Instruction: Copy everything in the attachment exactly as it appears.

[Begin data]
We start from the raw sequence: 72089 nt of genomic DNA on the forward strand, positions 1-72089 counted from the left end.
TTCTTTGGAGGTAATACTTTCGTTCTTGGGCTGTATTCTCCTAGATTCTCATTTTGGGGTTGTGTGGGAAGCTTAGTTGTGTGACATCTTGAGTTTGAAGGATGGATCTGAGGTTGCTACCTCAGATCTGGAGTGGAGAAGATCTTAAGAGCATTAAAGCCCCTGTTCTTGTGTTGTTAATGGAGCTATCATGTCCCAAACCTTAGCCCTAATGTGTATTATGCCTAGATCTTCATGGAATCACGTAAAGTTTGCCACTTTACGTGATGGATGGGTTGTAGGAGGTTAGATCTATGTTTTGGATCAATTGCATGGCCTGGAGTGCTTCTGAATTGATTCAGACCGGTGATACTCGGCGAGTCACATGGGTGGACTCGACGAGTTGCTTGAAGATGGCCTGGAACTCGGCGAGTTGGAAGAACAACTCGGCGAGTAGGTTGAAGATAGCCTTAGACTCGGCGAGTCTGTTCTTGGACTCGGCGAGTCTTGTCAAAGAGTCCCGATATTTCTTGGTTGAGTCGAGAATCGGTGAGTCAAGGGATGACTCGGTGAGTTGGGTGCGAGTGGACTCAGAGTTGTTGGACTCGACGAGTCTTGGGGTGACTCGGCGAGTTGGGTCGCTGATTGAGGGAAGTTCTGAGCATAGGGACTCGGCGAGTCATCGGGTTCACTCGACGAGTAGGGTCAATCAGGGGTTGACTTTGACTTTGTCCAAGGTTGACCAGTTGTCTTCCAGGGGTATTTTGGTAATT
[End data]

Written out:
We start from the raw sequence: 72089 nt of genomic DNA on the forward strand, positions 1-72089 counted from the left end.
TTCTTTGGAGGTAATACTTTCGTTCTTGGGCTGTATTCTCCTAGATTCTCATTTTGGGGTTGTGTGGGAAGCTTAGTTGTGTGACATCTTGAGTTTGAAGGATGGATCTGAGGTTGCTACCTCAGATCTGGAGTGGAGAAGATCTTAAGAGCATTAAAGCCCCTGTTCTTGTGTTGTTAATGGAGCTATCATGTCCCAAACCTTAGCCCTAATGTGTATTATGCCTAGATCTTCATGGAATCACGTAAAGTTTGCCACTTTACGTGATGGATGGGTTGTAGGAGGTTAGATCTATGTTTTGGATCAATTGCATGGCCTGGAGTGCTTCTGAATTGATTCAGACCGGTGATACTCGGCGAGTCACATGGGTGGACTCGACGAGTTGCTTGAAGATGGCCTGGAACTCGGCGAGTTGGAAGAACAACTCGGCGAGTAGGTTGAAGATAGCCTTAGACTCGGCGAGTCTGTTCTTGGACTCGGCGAGTCTTGTCAAAGAGTCCCGATATTTCTTGGTTGAGTCGAGAATCGGTGAGTCAAGGGATGACTCGGTGAGTTGGGTGCGAGTGGACTCAGAGTTGTTGGACTCGACGAGTCTTGGGGTGACTCGGCGAGTTGGGTCGCTGATTGAGGGAAGTTCTGAGCATAGGGACTCGGCGAGTCATCGGGTTCACTCGACGAGTAGGGTCAATCAGGGGTTGACTTTGACTTTGTCCAAGGTTGACCAGTTGTCTTCCAGGGGTATTTTGGTAATT